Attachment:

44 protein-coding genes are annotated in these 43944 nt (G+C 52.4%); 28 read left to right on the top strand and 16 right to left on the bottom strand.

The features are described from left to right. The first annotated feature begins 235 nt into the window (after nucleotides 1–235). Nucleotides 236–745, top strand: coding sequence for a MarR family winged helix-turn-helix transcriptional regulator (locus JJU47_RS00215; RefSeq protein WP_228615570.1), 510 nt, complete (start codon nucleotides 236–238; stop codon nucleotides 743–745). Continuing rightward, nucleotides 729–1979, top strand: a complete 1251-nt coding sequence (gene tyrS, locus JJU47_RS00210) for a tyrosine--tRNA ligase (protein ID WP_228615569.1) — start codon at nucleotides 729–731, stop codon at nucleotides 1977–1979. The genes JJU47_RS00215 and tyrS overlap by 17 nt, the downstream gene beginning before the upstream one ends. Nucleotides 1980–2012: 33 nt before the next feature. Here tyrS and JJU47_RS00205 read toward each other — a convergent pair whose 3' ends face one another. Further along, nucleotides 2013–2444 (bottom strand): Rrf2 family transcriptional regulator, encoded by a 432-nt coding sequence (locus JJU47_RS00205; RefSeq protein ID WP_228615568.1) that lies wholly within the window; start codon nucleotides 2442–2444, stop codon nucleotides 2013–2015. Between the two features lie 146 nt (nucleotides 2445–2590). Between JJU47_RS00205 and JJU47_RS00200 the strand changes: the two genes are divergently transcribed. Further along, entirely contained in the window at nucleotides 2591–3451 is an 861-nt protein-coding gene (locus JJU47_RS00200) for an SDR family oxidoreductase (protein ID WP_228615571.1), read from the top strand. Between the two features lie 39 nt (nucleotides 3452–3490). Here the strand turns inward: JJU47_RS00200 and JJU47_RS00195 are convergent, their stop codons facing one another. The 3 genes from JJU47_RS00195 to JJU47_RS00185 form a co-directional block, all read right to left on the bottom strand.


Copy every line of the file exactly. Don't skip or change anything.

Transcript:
44 protein-coding genes are annotated in these 43944 nt (G+C 52.4%); 28 read left to right on the top strand and 16 right to left on the bottom strand.

The features are described from left to right. The first annotated feature begins 235 nt into the window (after nucleotides 1–235). Nucleotides 236–745, top strand: coding sequence for a MarR family winged helix-turn-helix transcriptional regulator (locus JJU47_RS00215; RefSeq protein WP_228615570.1), 510 nt, complete (start codon nucleotides 236–238; stop codon nucleotides 743–745). Continuing rightward, nucleotides 729–1979, top strand: a complete 1251-nt coding sequence (gene tyrS, locus JJU47_RS00210) for a tyrosine--tRNA ligase (protein ID WP_228615569.1) — start codon at nucleotides 729–731, stop codon at nucleotides 1977–1979. The genes JJU47_RS00215 and tyrS overlap by 17 nt, the downstream gene beginning before the upstream one ends. Nucleotides 1980–2012: 33 nt before the next feature. Here tyrS and JJU47_RS00205 read toward each other — a convergent pair whose 3' ends face one another. Further along, nucleotides 2013–2444 (bottom strand): Rrf2 family transcriptional regulator, encoded by a 432-nt coding sequence (locus JJU47_RS00205; RefSeq protein ID WP_228615568.1) that lies wholly within the window; start codon nucleotides 2442–2444, stop codon nucleotides 2013–2015. Between the two features lie 146 nt (nucleotides 2445–2590). Between JJU47_RS00205 and JJU47_RS00200 the strand changes: the two genes are divergently transcribed. Further along, entirely contained in the window at nucleotides 2591–3451 is an 861-nt protein-coding gene (locus JJU47_RS00200) for an SDR family oxidoreductase (protein ID WP_228615571.1), read from the top strand. Between the two features lie 39 nt (nucleotides 3452–3490). Here the strand turns inward: JJU47_RS00200 and JJU47_RS00195 are convergent, their stop codons facing one another. The 3 genes from JJU47_RS00195 to JJU47_RS00185 form a co-directional block, all read right to left on the bottom strand.